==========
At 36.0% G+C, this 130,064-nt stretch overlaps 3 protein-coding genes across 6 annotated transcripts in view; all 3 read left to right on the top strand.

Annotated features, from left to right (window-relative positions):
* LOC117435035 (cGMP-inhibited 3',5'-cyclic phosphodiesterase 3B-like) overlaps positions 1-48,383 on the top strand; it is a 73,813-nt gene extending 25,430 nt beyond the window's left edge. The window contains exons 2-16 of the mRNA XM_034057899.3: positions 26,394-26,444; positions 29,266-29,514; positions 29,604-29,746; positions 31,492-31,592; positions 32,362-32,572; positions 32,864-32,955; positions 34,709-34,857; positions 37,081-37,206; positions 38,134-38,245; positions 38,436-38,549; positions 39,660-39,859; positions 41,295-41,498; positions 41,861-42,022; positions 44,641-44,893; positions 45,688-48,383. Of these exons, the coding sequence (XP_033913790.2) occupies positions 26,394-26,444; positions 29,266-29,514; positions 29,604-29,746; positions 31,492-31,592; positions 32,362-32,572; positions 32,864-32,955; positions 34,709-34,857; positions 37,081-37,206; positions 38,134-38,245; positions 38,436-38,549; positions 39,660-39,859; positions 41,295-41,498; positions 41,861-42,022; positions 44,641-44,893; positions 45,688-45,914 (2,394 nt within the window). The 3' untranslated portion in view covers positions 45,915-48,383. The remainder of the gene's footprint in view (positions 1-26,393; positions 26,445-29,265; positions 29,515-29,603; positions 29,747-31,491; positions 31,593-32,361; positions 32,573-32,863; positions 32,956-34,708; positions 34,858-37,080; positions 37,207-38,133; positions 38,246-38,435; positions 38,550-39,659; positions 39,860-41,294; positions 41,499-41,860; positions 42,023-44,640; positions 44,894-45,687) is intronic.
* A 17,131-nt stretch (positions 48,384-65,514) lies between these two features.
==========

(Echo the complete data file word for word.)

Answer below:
At 36.0% G+C, this 130,064-nt stretch overlaps 3 protein-coding genes across 6 annotated transcripts in view; all 3 read left to right on the top strand.

Annotated features, from left to right (window-relative positions):
* LOC117435035 (cGMP-inhibited 3',5'-cyclic phosphodiesterase 3B-like) overlaps positions 1-48,383 on the top strand; it is a 73,813-nt gene extending 25,430 nt beyond the window's left edge. The window contains exons 2-16 of the mRNA XM_034057899.3: positions 26,394-26,444; positions 29,266-29,514; positions 29,604-29,746; positions 31,492-31,592; positions 32,362-32,572; positions 32,864-32,955; positions 34,709-34,857; positions 37,081-37,206; positions 38,134-38,245; positions 38,436-38,549; positions 39,660-39,859; positions 41,295-41,498; positions 41,861-42,022; positions 44,641-44,893; positions 45,688-48,383. Of these exons, the coding sequence (XP_033913790.2) occupies positions 26,394-26,444; positions 29,266-29,514; positions 29,604-29,746; positions 31,492-31,592; positions 32,362-32,572; positions 32,864-32,955; positions 34,709-34,857; positions 37,081-37,206; positions 38,134-38,245; positions 38,436-38,549; positions 39,660-39,859; positions 41,295-41,498; positions 41,861-42,022; positions 44,641-44,893; positions 45,688-45,914 (2,394 nt within the window). The 3' untranslated portion in view covers positions 45,915-48,383. The remainder of the gene's footprint in view (positions 1-26,393; positions 26,445-29,265; positions 29,515-29,603; positions 29,747-31,491; positions 31,593-32,361; positions 32,573-32,863; positions 32,956-34,708; positions 34,858-37,080; positions 37,207-38,133; positions 38,246-38,435; positions 38,550-39,659; positions 39,860-41,294; positions 41,499-41,860; positions 42,023-44,640; positions 44,894-45,687) is intronic.
* A 17,131-nt stretch (positions 48,384-65,514) lies between these two features.